Five months ago I set off on a quest to find and create a more personal online learning experience for live events than what I was doing back then. Previously, if I wanted to give free trainings online, I created a simple Google+ Hangout On Air and invited people to RSVP on that page. Like the one below from April 2015 about my 10 favorite ways to monetize as in infopreneur:
Here’s the problem with that. You have no real way of capturing valuable information from the people who attend (like, say, their email address, name, and type of business/need) and the built-in chat feature is less than awesome–when you compare it to the super interactive way Periscope or other online chats operate. The “no email” issue began to be huge for me because I like to send homework (PDFs) before live events to help people get the full value out of the workshop.
No bueno. But I did many live events online like this before I knew better. You can check them out on my workshops page.
Let’s move on to V2 (version 2).
If I wanted to deliver paid workshops online (live or pre-recorded), I used to create a Google+ Community that only paid participants could access, then I’d upload videos at a set schedule and hang around all day answering questions live. This was the model I started using about 5 months ago. I thought I’d arrived at a perfect solution.
Whereas this model was more chatty and personal, it lacked organization and I soon found out that Google+ was not everyone’s favorite tool for community interactions. Booooooo.
So I started in on V3 of my quest. I began doing what most people do for their short webinars . . . integrate a Google+ Hangout On Air with LeadPages (a software that I truly love–you can see my bro and I using it below) or use Webinar Ninja (another very useful piece of software that’s simple to use for quick webinars). I can create signup pages, thank you pages, and live video pages with an embedded chat. Note: I’m still using both of these tools for shorter trainings–and for ones I don’t charge for.
P.S. Even though that might look like my brother Lemuel, I’m supposed to tell you that’s actually a guy named Len. P.P.S. Len is just a different persona my brother adopts during workshops to illustrate a point.
But, here’s the problem with these models for longer workshops like the one I’m doing next week on self-publishing your own book (that I’ve been talking about with you on Periscope for days now), you can’t host multiple videos on the same page at the same time easily. So if you plan to have an 11 o’clock session, a 1 o’clock training, and a 3 o’clock training for your workshop, you’d have to have 3 separate URLs, which can be confusing and doesn’t really allow for the convo to keep going in the same chat box easily.
Also, the tools listed above cost money. Further, with LeadPages your chat will be below your video typically, which means people have to stop watching to scroll down and type. Boooooo.
So now we arrive at V4 of all this. The version I recommend and use when I have lengthy online classes and workshops going on (especially ones with multiple separate trainings) that I want to provide a single workshop page URL for. Oh, and the best part about this version? It’s free.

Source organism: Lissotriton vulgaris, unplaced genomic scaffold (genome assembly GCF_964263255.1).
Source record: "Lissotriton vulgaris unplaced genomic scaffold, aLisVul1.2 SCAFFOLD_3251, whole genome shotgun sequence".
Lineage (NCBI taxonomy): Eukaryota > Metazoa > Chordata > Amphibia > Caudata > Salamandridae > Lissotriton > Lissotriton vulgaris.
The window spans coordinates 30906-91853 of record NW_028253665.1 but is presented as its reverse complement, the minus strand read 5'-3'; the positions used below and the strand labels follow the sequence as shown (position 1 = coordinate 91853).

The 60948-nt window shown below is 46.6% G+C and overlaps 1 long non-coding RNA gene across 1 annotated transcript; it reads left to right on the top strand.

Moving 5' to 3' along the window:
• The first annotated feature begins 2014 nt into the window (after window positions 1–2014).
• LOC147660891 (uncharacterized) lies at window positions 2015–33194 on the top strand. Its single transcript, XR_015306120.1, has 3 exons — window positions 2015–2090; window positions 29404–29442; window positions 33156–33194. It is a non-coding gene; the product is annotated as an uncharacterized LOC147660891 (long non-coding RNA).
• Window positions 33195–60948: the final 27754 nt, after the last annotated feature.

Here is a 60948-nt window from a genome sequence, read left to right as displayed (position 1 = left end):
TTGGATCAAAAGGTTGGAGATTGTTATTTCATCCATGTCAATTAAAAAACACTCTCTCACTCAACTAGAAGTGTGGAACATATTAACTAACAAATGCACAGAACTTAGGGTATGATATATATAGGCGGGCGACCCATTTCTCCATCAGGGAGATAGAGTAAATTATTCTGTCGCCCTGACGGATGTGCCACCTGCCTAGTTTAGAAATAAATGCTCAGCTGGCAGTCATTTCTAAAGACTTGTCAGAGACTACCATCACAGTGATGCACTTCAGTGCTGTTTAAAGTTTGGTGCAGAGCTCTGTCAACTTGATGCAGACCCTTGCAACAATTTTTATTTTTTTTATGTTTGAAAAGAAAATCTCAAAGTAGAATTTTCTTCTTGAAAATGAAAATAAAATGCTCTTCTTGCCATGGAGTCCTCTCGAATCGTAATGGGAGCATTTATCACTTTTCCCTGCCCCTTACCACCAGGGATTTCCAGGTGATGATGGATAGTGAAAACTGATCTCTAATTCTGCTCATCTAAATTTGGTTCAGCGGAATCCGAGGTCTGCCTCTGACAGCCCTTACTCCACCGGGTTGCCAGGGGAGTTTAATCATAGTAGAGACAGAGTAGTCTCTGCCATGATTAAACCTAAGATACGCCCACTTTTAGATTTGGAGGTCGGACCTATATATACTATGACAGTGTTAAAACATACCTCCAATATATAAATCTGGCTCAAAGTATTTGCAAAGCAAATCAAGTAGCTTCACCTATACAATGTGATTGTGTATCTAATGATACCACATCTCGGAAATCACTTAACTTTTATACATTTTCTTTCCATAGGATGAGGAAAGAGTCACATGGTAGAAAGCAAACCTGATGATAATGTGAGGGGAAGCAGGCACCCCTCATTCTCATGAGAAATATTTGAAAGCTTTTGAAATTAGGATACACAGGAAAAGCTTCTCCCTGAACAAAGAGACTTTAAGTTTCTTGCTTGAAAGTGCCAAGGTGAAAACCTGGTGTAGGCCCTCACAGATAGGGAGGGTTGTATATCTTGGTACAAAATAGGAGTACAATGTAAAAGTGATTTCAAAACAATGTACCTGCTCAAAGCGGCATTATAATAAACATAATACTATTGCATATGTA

Backstory: As you can see on my workshop page, I have a $97 master workshop coming up on self-publishing your own printed books. I’ve shared in income reports before how printed books make up a couple thousand of my income each month. I completely believe in them.
This training is going to involve planning + researching your book, laying out your own book, designing the cover for print, publishing and printing your book, getting your own ISBN and making your own small publishing house, and so much more. It’s way too much for a single day, and it’s way too much for multiple LeadPages strung together. Simply updating the one LeadPage with the current video of the day is not ideal, because I want my workshop ninja friends to be able to go back to the previous sessions and replay them.
So, for version 4, I’m using private Google+ Hangouts On Air to broadcast live, then I’m embedding those Hangouts in a page on my site, along with a clean chat interface that people can use throughout the whole 3-day event. If you want to get fancy, you can even password protect these pages (or integrate the pages with a membership plugin that only allows certain people to log in). Optionally, you can just keep the URL between you and your workshop friends.
I realize that a lot of steps and technical stuff can go into hosting something like this, and as I’ve been setting events like this up, I’ve been making notes so that I could share them with you in this tutorial. I want to show you how to set up the flow below, for free (as long as you already have a website).
Or, if you offer a workshop for free (as most of mine are free on the day of and for 72 hours afterward), you can set up your flow like this:
Whether you offer your workshop for $0 or charge for it, let’s go through the steps of how you can create and package your next workshop or live class without incurring any expenses on your end (while still capturing important information from people and delighting your attendees).
1. Build a signup page or form + payment option.
I suggest you make people before they register. If you create a registration form that then redirects to a payment page, you’ll likely have some people fall off and not complete their payment. It can then be difficult to tell who has paid and who hasn’t if you receive forms for people who didn’t complete the process.
Tools + options for your signup page + payments:
- A PayPal payment button on your site that you set to redirect to a contact/registration form or a MailChimp list signup form.
- The free version of Typeform.
- A simple contact form on your site (using Contact Form 7 on WordPress or the built-in form feature on Squarespace).
- A “product” set up in your digital payment platform of choice, where you can collect emails and send workshop details to those email addresses afterward.